All students returning home from university for Christmas will be offered a new “30-minute” test for coronavirus before travelling, but no plans have been confirmed for their New Year return.
Between 60,000 and 80,000 people are expected to leave their student accommodation as the semester draws to a close, with further education minister Richard Lochhead promising to “bust a gut” to make sure the testing is carried out.
But the minister was heavily criticised during his statement to parliament on Wednesday afternoon for not being able to say what plans are in place ‘ for students heading back to campus in January.
Lib Dem leader Willie Rennie said the country could not afford for students to be treated the way they were in September, while Labour education spokesman Iain Gray called the lack of information “woeful”.
As many as 160,000 tests could be conducted, with students expected to take the test twice — including those not showing any symptoms of the virus — as part of a UK-wide initiative.
Universities ‘welcome’ test news
Alastair Sim, director of Universities Scotland, said: “Student welfare has guided our decision making throughout the pandemic and that will continue.
“We agree that it’s important that students living away from their families have the chance to reconnect at Christmas and this needs to be carefully managed to reduce risk.
“We welcome the measures announced by the Scottish Government, especially developments which have made asymptomatic testing an option for the student community ahead of the winter break.
“This will help students to make judgements based on their personal and family circumstances.
“Urgent work now begins to get the testing strategy in place in the next few weeks.
“The mobile student population, those who intend to change households for the winter break, are one subset of total numbers.
“Scotland has high numbers of commuter students, who are already home. Significant numbers of students are expected to stay in their university accommodation for a variety of reasons, including many international students and some students for whom university is their home.
We need to do it after Christmas as well, we cannot afford for students to be treated the way they were earlier this year.”
Willie Rennie, North East Fife MSP
“Universities are putting in extra efforts to ensure that students remaining on campus over Christmas and New Year are looked after.
“We welcome the Minister’s affirmation of the importance of students sustaining their studies and look forward to more detailed planning for their safe return in the New Year.”
Students told to reduce ‘social mixing’ before going home
Mr Lochhead said talks were ongoing to create plans for January’s return.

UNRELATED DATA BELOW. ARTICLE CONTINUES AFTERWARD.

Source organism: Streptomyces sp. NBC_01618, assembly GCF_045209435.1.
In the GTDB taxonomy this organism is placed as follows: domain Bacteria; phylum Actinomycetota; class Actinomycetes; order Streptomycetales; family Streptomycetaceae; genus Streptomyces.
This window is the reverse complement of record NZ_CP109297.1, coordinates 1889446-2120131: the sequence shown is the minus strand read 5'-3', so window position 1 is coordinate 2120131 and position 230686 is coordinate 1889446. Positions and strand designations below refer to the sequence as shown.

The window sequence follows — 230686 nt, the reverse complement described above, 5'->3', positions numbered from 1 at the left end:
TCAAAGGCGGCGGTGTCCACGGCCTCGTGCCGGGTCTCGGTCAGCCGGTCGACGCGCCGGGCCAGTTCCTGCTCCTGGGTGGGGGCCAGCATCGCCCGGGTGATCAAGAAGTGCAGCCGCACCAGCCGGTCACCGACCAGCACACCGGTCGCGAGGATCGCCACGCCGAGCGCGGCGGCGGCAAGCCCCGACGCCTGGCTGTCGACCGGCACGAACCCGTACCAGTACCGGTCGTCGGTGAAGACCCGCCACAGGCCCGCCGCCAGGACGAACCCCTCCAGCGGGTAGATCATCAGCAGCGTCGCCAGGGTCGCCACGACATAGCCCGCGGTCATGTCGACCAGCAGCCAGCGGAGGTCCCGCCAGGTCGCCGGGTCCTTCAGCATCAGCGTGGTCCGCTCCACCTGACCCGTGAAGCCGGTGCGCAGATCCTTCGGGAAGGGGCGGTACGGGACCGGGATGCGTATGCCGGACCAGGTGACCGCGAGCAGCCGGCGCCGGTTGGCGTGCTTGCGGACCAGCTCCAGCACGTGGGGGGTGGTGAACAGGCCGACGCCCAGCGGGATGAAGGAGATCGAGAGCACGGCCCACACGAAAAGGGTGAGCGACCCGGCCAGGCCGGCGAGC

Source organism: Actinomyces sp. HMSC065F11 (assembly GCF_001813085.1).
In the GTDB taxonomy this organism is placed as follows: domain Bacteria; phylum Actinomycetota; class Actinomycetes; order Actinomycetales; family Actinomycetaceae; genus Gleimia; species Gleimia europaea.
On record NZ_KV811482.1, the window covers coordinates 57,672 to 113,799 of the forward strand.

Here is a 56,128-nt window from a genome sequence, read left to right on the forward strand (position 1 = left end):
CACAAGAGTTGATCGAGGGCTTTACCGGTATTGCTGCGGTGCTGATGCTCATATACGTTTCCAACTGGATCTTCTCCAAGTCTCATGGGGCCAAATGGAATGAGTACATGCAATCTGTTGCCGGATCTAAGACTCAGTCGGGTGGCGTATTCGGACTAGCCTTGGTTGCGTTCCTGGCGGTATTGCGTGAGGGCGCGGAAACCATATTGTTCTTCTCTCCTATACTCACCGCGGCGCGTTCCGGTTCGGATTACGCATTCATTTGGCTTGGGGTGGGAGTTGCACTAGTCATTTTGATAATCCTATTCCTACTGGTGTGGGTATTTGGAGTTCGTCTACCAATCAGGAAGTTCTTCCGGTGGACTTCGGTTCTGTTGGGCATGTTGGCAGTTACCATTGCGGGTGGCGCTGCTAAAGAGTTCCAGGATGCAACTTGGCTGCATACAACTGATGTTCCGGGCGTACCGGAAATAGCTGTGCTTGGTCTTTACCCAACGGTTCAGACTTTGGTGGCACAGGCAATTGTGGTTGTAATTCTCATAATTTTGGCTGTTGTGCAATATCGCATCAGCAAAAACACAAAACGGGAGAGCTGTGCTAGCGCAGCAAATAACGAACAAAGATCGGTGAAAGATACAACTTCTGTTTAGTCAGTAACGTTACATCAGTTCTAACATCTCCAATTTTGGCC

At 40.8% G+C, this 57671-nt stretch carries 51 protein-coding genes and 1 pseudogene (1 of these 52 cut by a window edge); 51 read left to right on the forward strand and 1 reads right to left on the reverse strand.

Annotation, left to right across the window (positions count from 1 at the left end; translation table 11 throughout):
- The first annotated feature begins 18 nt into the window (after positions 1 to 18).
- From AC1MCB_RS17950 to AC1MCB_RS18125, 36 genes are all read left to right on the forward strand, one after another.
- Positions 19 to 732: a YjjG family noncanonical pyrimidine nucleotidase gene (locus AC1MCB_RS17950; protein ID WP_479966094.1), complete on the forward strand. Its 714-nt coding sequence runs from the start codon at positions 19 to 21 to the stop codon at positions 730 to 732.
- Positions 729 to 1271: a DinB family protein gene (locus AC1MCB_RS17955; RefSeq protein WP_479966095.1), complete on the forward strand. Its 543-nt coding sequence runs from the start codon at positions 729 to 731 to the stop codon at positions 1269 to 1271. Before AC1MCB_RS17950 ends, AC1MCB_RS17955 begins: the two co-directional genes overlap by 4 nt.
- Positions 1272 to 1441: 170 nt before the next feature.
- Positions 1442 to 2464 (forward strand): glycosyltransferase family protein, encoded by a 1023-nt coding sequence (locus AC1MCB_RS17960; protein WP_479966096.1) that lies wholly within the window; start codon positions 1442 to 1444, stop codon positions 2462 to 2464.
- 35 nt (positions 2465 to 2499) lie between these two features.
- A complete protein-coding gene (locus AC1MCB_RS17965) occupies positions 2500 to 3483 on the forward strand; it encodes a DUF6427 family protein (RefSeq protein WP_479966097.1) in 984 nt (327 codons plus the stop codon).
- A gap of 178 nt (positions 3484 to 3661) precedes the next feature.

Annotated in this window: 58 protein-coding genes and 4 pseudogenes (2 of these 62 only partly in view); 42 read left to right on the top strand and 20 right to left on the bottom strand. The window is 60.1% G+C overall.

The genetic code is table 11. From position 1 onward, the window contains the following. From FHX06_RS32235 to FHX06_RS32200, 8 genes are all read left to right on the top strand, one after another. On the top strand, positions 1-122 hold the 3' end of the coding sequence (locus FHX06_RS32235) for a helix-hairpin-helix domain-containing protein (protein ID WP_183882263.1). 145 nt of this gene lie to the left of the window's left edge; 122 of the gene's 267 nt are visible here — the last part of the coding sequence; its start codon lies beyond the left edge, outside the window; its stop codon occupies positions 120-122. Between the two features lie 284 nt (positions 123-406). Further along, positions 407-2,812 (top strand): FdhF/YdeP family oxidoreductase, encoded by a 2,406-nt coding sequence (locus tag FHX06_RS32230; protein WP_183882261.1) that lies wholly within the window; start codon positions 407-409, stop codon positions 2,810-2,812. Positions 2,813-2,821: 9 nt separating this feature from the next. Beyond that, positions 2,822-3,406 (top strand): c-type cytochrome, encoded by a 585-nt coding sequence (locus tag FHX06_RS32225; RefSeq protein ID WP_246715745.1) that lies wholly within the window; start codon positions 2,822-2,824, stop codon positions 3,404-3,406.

He said: “We will advise any student who wants to return home for the end of term to voluntarily reduce their social mixing for two weeks before going home.
“This means going out only for essential reasons and exercise.
“Universities will be asked to make any necessary adjustments to scheduling to ensure that in-person teaching and assessment ends early enough to allow students time to get home at the end of term.
“I see that Universities Scotland has highlighted the staggered dates for the end of in-person teaching at Scottish universities from late November to mid-December, so they are not expecting a great surge of movement.”
On the test, Mr Lochhead said it would not be a “panacea” but hoped it would help try to stem further outbreaks.
He added: “We are currently planning on the basis that two tests will be necessary, five days apart, with PCR confirmation for positives, but that position may change as public health professionals and clinicians take account of the new evidence that’s coming forward from England, where there’s a number of pilots.”
Government ‘dragged’ into testing
Scottish Lib Dem leader Willie Rennie said: “The Scottish Government have been dragged to testing students.
“I have been urging the Scottish Government to undertake the testing of students since July so this plan is better late than never.
“The failure to do this in the autumn allowed new clusters of Covid-19 to break out across university communities.
“Students and universities need clarity about how these tests will be rolled out, what the testing window will be and whether tests will be made available at the end of the holiday period.
“We also need to ensure that there is support available for those students who are unable to return home over the Christmas period, including mental health support where it is needed.”
Scottish Conservative Jamie Greene said: “Students and their families will be hugely relieved that the government are finally going to put plans in place to get them home for Christmas.
“It shouldn’t have taken a UK Government scheme for the SNP to reluctantly accept our calls for a mass asymptomatic testing among students.
“This new approach is not just sensible, but necessary.
“Every student who wants to spend time with their families must be allowed to do so and the SNP must give our universities the support they need to manage this situation.”